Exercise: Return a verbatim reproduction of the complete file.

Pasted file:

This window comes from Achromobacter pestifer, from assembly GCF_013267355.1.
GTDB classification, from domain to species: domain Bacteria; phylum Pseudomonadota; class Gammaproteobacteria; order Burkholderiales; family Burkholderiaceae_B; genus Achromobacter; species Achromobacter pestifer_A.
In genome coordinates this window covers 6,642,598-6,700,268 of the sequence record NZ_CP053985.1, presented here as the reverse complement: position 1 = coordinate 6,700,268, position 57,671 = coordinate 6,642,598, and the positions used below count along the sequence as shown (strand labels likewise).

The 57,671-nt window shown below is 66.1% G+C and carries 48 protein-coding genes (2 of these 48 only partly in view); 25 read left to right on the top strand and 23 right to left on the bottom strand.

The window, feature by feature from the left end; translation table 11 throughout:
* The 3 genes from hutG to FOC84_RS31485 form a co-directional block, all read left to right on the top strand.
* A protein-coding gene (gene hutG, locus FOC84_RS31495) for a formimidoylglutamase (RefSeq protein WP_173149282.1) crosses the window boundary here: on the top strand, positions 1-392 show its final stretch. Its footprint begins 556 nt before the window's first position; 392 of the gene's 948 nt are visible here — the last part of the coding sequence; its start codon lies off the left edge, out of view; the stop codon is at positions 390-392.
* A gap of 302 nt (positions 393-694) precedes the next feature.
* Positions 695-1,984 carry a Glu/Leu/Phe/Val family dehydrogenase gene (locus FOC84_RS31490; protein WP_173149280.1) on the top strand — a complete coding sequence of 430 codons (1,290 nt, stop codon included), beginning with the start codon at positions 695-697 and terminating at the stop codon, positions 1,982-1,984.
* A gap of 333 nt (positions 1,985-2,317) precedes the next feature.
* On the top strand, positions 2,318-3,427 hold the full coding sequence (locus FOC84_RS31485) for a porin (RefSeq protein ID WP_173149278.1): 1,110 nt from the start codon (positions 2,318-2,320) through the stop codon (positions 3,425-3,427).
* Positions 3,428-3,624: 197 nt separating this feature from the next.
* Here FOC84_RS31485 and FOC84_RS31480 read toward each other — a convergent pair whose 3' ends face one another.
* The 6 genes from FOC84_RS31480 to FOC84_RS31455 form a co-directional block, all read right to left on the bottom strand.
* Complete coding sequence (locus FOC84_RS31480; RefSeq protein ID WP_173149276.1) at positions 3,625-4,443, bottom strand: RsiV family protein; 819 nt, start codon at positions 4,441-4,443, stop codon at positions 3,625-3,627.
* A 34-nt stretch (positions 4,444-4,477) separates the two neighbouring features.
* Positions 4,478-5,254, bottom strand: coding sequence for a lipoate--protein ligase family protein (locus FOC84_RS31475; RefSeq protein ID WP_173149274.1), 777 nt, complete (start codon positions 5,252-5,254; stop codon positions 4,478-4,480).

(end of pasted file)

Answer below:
This window comes from Achromobacter pestifer, from assembly GCF_013267355.1.
GTDB classification, from domain to species: domain Bacteria; phylum Pseudomonadota; class Gammaproteobacteria; order Burkholderiales; family Burkholderiaceae_B; genus Achromobacter; species Achromobacter pestifer_A.
In genome coordinates this window covers 6,642,598-6,700,268 of the sequence record NZ_CP053985.1, presented here as the reverse complement: position 1 = coordinate 6,700,268, position 57,671 = coordinate 6,642,598, and the positions used below count along the sequence as shown (strand labels likewise).

The 57,671-nt window shown below is 66.1% G+C and carries 48 protein-coding genes (2 of these 48 only partly in view); 25 read left to right on the top strand and 23 right to left on the bottom strand.

The window, feature by feature from the left end; translation table 11 throughout:
* The 3 genes from hutG to FOC84_RS31485 form a co-directional block, all read left to right on the top strand.
* A protein-coding gene (gene hutG, locus FOC84_RS31495) for a formimidoylglutamase (RefSeq protein WP_173149282.1) crosses the window boundary here: on the top strand, positions 1-392 show its final stretch. Its footprint begins 556 nt before the window's first position; 392 of the gene's 948 nt are visible here — the last part of the coding sequence; its start codon lies off the left edge, out of view; the stop codon is at positions 390-392.
* A gap of 302 nt (positions 393-694) precedes the next feature.
* Positions 695-1,984 carry a Glu/Leu/Phe/Val family dehydrogenase gene (locus FOC84_RS31490; protein WP_173149280.1) on the top strand — a complete coding sequence of 430 codons (1,290 nt, stop codon included), beginning with the start codon at positions 695-697 and terminating at the stop codon, positions 1,982-1,984.
* A gap of 333 nt (positions 1,985-2,317) precedes the next feature.
* On the top strand, positions 2,318-3,427 hold the full coding sequence (locus FOC84_RS31485) for a porin (RefSeq protein ID WP_173149278.1): 1,110 nt from the start codon (positions 2,318-2,320) through the stop codon (positions 3,425-3,427).
* Positions 3,428-3,624: 197 nt separating this feature from the next.
* Here FOC84_RS31485 and FOC84_RS31480 read toward each other — a convergent pair whose 3' ends face one another.
* The 6 genes from FOC84_RS31480 to FOC84_RS31455 form a co-directional block, all read right to left on the bottom strand.
* Complete coding sequence (locus FOC84_RS31480; RefSeq protein ID WP_173149276.1) at positions 3,625-4,443, bottom strand: RsiV family protein; 819 nt, start codon at positions 4,441-4,443, stop codon at positions 3,625-3,627.
* A 34-nt stretch (positions 4,444-4,477) separates the two neighbouring features.
* Positions 4,478-5,254, bottom strand: coding sequence for a lipoate--protein ligase family protein (locus FOC84_RS31475; RefSeq protein ID WP_173149274.1), 777 nt, complete (start codon positions 5,252-5,254; stop codon positions 4,478-4,480).